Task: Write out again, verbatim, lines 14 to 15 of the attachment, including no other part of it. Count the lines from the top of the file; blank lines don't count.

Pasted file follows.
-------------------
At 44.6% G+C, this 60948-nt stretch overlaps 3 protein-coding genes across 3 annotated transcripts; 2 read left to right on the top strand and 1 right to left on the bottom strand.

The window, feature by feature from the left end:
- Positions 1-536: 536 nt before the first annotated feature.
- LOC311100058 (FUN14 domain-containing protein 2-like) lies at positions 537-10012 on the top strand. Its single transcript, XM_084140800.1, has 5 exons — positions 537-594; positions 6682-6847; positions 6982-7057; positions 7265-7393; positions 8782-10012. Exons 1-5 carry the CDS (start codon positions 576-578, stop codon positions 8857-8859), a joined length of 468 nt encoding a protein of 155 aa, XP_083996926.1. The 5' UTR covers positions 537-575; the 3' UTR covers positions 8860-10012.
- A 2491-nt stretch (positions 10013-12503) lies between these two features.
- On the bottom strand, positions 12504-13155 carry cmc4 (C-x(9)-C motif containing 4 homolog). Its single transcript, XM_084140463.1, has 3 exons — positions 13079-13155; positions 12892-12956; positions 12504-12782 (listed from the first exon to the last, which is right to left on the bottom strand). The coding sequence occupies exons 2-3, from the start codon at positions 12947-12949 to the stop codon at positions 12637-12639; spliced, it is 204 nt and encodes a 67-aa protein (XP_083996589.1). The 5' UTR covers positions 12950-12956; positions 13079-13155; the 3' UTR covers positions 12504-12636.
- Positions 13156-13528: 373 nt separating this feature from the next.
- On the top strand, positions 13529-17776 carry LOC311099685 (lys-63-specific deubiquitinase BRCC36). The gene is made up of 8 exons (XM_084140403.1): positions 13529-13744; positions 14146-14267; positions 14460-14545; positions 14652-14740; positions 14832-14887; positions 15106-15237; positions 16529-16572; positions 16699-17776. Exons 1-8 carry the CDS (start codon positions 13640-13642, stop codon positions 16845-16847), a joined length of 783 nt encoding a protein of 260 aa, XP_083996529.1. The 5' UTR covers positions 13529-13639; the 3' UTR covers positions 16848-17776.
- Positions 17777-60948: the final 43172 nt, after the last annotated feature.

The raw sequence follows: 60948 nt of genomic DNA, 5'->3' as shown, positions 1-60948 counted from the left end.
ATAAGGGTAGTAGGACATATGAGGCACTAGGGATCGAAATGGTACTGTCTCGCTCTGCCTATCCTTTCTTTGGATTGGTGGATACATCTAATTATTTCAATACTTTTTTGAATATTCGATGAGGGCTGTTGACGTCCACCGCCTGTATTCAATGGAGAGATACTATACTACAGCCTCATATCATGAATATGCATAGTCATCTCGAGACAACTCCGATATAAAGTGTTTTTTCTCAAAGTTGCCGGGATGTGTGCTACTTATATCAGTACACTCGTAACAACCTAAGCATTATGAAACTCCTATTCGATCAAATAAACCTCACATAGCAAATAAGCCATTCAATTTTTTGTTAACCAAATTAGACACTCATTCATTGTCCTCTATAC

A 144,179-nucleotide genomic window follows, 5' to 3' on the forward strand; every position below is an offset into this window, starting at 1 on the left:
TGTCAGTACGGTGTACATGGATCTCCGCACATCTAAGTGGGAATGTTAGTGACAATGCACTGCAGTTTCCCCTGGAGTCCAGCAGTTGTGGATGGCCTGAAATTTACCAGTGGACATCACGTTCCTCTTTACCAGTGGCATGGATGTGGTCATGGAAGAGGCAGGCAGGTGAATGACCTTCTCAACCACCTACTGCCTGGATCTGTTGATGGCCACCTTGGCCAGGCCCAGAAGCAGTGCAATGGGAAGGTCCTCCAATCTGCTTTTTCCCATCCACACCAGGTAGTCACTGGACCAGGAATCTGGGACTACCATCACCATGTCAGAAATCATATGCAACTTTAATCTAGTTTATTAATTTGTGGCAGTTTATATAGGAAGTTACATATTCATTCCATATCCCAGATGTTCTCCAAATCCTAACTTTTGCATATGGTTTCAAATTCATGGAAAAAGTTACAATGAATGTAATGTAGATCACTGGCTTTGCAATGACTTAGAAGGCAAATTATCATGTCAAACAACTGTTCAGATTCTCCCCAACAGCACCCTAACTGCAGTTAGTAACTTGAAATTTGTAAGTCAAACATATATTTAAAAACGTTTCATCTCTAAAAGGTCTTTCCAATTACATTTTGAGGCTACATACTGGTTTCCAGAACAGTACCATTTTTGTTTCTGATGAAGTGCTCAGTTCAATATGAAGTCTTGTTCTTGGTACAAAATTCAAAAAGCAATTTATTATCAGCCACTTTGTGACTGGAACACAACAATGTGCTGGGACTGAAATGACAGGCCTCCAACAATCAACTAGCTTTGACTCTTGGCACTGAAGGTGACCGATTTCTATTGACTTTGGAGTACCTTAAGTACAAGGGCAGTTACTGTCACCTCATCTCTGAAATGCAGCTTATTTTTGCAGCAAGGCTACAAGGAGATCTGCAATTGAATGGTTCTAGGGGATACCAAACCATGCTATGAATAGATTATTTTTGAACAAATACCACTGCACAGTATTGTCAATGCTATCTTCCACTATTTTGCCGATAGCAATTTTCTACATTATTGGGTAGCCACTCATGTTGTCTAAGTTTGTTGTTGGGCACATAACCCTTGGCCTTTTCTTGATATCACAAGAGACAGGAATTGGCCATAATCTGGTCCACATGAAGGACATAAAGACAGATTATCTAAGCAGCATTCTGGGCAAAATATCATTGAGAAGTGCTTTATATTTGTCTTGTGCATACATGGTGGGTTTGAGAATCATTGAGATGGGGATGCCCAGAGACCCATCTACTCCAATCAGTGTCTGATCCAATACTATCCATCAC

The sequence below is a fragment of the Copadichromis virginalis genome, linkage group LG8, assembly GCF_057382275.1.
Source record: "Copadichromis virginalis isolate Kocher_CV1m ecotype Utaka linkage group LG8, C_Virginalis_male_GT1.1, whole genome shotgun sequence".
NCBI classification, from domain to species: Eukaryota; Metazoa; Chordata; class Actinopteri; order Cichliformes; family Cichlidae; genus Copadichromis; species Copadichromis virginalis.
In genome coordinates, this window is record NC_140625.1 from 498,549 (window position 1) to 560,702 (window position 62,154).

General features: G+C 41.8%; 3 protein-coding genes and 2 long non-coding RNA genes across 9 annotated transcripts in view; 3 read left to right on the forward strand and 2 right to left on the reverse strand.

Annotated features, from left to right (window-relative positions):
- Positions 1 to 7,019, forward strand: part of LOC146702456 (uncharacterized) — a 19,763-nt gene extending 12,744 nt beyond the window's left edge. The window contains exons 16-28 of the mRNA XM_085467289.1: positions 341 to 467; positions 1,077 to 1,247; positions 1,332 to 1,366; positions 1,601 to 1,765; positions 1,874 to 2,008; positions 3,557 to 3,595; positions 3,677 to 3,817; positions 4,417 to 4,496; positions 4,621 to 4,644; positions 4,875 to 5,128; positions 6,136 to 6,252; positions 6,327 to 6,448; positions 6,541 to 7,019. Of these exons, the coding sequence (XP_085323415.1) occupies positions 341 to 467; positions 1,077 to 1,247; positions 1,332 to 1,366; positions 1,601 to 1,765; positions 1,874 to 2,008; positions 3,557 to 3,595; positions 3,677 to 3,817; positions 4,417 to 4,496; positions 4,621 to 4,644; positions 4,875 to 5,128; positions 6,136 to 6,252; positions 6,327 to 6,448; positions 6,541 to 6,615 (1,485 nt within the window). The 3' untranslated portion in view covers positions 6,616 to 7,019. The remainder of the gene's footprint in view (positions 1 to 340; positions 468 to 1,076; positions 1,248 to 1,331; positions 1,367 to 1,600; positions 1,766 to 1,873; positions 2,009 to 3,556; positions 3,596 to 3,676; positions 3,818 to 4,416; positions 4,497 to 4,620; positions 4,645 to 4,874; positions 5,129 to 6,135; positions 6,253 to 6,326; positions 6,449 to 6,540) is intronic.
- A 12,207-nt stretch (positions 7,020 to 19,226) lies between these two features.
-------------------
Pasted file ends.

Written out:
The sequence below is a fragment of the Copadichromis virginalis genome, linkage group LG8, assembly GCF_057382275.1.
Source record: "Copadichromis virginalis isolate Kocher_CV1m ecotype Utaka linkage group LG8, C_Virginalis_male_GT1.1, whole genome shotgun sequence".